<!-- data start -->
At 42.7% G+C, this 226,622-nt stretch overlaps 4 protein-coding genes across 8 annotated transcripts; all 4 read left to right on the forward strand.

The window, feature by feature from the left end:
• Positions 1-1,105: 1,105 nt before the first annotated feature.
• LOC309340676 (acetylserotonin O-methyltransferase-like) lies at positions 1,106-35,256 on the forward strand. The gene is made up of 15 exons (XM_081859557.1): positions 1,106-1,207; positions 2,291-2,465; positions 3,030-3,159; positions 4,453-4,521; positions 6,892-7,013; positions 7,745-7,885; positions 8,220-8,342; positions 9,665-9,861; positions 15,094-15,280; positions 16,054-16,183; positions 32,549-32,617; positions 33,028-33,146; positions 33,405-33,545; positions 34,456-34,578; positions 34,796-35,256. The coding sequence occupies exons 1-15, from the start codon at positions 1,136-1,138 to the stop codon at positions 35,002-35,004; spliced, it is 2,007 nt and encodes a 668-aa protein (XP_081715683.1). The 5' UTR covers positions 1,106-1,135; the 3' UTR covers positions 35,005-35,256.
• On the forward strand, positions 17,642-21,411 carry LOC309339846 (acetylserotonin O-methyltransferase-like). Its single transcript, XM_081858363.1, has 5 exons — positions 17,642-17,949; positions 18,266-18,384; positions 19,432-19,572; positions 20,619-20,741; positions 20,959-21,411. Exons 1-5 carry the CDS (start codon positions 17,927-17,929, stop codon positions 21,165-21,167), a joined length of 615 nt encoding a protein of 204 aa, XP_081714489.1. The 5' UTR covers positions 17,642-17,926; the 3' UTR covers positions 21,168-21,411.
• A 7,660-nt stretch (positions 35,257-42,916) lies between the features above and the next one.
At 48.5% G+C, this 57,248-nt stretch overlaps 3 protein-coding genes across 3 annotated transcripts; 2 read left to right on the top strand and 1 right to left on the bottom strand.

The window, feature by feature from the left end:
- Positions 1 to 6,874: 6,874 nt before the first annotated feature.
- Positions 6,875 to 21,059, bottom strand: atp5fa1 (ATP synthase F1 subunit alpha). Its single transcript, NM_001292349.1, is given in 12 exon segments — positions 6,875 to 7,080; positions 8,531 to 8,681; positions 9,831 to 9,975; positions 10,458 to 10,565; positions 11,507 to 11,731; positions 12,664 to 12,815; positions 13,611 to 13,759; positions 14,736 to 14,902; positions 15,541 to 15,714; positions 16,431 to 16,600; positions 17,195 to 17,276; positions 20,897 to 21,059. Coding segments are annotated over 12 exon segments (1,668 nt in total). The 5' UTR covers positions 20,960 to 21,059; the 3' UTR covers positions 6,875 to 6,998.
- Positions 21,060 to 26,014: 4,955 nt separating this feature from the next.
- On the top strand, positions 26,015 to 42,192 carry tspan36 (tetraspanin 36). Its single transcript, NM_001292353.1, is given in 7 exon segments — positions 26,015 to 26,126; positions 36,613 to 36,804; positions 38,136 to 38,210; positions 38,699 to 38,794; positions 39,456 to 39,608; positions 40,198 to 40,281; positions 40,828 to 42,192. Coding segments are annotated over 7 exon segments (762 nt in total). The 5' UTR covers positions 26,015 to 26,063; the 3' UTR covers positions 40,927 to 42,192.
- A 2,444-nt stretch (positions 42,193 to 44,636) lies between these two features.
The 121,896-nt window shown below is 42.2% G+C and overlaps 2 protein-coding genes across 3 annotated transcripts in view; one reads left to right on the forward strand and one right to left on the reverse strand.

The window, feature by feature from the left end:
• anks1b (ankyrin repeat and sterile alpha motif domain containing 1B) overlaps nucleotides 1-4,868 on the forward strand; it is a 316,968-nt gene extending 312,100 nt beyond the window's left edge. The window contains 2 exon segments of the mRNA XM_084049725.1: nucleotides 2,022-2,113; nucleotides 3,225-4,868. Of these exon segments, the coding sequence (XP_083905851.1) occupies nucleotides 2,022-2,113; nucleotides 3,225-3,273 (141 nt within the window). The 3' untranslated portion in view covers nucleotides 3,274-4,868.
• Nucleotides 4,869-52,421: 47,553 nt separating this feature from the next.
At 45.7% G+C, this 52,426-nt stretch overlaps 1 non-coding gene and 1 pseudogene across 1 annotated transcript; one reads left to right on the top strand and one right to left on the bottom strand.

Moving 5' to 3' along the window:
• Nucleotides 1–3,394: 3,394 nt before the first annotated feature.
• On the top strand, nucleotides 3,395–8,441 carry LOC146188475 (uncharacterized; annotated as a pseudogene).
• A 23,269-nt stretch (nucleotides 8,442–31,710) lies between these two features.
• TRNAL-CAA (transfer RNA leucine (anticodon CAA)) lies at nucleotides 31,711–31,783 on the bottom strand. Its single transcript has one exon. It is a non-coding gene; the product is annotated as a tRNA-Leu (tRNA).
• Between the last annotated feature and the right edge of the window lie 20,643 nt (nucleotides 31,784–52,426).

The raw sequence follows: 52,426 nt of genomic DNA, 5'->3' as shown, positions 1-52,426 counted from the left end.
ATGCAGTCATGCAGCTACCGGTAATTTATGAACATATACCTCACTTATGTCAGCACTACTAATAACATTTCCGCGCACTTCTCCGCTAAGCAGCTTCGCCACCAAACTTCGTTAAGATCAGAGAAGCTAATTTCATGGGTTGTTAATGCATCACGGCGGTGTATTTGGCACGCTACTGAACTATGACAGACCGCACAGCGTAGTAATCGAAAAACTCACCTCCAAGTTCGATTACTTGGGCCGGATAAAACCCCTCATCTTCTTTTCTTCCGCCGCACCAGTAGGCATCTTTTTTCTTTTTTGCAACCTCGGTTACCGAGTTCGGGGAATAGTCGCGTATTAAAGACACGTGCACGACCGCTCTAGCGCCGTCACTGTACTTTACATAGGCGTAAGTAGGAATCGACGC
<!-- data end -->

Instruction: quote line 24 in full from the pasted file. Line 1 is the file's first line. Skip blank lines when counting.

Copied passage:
• Between the last annotated feature and the right edge of the window lie 20,643 nt (nucleotides 31,784–52,426).